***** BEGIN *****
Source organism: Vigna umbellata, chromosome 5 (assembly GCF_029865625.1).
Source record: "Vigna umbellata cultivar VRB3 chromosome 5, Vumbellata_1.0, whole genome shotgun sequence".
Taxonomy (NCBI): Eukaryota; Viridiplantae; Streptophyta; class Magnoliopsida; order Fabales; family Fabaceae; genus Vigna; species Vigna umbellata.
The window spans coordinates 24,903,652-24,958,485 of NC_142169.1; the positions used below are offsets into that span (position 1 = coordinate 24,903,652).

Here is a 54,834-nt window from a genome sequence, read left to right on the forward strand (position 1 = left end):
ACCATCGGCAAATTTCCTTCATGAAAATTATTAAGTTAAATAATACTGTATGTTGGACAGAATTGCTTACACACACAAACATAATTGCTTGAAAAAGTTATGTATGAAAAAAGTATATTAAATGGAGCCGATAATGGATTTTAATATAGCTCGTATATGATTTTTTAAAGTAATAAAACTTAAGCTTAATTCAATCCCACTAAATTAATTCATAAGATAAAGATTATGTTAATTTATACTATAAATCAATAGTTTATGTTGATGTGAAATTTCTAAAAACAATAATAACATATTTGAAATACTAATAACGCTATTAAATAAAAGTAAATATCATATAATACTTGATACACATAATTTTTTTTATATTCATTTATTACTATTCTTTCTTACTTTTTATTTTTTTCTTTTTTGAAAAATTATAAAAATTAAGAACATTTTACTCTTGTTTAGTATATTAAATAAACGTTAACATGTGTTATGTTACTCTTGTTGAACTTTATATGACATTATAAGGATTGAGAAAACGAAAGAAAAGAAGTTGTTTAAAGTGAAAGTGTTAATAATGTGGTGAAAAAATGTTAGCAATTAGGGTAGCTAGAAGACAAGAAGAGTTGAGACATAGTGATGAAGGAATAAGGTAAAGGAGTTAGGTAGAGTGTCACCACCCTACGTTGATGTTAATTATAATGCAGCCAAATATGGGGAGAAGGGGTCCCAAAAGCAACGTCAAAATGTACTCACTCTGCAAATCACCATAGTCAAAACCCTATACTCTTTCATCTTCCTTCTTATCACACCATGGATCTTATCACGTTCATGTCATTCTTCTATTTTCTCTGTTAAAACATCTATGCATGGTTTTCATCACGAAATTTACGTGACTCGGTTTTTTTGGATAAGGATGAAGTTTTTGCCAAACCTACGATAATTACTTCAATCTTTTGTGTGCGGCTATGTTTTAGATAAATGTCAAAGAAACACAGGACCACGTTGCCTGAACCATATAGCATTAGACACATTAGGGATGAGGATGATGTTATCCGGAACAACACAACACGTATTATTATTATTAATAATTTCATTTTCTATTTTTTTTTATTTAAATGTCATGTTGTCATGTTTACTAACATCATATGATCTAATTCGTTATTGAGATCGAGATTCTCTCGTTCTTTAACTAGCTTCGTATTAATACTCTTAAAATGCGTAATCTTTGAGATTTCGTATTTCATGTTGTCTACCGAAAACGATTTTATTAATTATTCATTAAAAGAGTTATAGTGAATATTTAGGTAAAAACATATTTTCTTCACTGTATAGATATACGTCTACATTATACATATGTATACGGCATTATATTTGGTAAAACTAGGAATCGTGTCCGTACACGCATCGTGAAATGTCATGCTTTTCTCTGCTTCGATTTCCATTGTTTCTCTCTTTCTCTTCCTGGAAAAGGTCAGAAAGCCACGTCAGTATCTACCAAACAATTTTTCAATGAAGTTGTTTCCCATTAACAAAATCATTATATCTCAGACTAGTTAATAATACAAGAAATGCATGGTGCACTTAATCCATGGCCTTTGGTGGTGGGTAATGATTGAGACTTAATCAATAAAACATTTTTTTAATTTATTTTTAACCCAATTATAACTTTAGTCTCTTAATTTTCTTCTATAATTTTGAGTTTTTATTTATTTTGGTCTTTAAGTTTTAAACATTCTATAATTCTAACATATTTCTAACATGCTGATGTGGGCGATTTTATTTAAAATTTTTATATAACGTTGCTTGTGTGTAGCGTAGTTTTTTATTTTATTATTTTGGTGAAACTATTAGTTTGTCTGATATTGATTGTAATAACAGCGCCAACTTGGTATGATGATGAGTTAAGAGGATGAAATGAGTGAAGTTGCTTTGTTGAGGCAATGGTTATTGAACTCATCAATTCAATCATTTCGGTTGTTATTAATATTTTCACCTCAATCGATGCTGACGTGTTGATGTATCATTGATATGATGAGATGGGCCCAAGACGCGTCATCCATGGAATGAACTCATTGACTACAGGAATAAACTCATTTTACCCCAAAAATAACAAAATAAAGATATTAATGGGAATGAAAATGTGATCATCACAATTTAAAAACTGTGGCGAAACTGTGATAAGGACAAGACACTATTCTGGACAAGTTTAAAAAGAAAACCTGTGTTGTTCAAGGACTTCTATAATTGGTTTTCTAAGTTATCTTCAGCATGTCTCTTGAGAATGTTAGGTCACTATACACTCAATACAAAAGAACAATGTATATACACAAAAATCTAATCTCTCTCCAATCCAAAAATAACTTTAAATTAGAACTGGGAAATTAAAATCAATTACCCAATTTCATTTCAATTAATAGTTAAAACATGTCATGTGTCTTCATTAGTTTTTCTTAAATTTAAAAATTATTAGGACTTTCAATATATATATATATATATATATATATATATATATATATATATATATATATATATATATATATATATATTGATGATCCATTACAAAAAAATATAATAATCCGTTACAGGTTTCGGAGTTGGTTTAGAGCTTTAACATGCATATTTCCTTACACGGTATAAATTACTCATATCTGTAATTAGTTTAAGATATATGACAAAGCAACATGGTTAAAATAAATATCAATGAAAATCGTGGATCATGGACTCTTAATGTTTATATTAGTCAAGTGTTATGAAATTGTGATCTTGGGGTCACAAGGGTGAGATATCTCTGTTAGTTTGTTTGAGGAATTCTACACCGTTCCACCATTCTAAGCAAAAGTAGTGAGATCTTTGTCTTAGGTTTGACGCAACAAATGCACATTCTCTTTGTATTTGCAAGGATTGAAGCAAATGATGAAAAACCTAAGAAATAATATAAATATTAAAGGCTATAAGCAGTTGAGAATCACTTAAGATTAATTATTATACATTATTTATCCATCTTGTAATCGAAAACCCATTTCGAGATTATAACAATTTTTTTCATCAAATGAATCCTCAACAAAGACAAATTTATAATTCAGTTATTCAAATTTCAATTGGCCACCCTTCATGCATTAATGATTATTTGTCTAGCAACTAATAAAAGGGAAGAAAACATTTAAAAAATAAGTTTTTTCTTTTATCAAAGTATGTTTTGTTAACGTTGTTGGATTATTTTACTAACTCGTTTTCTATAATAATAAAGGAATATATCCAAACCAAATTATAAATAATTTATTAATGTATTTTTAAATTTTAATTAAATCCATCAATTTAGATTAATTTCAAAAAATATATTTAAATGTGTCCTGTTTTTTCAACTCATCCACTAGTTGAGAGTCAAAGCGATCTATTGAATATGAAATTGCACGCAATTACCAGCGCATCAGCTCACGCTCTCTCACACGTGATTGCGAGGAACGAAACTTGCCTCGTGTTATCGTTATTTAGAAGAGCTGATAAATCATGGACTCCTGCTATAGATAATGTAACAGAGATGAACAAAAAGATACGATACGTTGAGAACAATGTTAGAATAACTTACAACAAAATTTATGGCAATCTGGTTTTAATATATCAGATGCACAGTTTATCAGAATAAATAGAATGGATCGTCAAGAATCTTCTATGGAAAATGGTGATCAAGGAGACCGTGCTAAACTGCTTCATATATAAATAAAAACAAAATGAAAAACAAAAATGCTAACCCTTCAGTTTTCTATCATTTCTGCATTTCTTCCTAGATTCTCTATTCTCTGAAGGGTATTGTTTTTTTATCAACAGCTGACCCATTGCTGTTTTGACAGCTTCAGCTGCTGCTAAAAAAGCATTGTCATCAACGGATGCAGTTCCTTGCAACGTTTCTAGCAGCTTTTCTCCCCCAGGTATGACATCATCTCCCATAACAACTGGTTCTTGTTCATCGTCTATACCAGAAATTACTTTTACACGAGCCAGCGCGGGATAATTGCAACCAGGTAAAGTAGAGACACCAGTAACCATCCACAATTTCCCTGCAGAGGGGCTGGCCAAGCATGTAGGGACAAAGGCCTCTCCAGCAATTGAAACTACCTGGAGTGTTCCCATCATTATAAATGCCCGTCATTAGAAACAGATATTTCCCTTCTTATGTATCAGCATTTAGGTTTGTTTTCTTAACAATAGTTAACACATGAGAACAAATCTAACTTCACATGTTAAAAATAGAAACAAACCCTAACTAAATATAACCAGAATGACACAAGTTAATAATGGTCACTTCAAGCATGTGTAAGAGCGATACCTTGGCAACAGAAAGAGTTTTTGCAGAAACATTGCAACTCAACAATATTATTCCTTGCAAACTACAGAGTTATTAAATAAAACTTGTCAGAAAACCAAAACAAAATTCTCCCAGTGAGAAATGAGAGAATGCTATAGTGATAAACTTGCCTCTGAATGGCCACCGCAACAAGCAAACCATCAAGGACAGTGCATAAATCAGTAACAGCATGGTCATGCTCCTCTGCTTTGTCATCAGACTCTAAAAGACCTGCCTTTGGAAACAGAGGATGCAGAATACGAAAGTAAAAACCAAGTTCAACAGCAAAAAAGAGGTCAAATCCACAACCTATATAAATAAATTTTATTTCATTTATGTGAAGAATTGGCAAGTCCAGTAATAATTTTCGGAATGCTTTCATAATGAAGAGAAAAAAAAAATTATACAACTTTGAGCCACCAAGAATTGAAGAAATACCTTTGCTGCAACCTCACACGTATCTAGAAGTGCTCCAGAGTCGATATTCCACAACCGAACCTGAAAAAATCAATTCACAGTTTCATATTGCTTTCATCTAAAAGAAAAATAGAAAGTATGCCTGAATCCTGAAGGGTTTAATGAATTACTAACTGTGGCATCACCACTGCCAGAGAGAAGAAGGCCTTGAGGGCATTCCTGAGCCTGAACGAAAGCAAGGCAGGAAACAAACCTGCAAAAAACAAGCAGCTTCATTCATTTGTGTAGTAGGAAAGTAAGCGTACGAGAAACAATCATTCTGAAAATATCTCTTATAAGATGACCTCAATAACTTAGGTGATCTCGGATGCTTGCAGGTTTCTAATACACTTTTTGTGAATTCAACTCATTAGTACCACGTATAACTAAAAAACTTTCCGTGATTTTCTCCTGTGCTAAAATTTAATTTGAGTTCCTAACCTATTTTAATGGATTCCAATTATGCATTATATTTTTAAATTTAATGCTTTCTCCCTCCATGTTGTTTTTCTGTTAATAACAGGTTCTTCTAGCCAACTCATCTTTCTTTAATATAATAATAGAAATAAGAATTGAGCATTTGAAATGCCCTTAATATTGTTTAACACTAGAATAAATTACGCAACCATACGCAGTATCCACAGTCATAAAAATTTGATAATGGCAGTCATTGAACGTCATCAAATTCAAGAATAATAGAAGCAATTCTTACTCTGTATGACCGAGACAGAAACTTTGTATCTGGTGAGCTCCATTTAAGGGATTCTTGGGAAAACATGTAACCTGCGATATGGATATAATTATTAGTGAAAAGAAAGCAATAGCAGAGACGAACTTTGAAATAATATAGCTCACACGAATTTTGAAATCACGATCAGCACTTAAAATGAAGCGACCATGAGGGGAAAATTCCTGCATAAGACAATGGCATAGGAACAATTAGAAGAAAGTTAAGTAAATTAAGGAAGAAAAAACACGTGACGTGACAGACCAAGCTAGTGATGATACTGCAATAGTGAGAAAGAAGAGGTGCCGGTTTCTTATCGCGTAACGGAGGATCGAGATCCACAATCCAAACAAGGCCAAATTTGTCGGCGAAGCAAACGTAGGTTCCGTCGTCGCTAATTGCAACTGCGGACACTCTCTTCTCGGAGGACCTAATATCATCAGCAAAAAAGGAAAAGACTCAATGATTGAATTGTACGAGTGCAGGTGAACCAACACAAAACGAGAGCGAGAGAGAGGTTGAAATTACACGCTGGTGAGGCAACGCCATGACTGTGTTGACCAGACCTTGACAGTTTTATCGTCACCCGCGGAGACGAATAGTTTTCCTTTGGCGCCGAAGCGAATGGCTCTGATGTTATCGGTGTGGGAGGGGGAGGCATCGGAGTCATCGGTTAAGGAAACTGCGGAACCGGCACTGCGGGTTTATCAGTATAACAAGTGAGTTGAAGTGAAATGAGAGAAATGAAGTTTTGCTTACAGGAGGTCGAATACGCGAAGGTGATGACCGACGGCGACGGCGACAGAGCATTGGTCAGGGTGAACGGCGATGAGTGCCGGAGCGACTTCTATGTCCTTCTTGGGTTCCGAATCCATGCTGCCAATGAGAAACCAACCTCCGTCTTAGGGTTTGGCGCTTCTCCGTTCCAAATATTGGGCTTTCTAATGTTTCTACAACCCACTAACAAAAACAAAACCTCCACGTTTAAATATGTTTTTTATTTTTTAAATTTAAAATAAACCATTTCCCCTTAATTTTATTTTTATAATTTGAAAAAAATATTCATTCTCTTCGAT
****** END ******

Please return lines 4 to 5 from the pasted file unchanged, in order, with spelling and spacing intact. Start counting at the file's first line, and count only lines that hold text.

The window spans coordinates 24,903,652-24,958,485 of NC_142169.1; the positions used below are offsets into that span (position 1 = coordinate 24,903,652).

Here is a 54,834-nt window from a genome sequence, read left to right on the forward strand (position 1 = left end):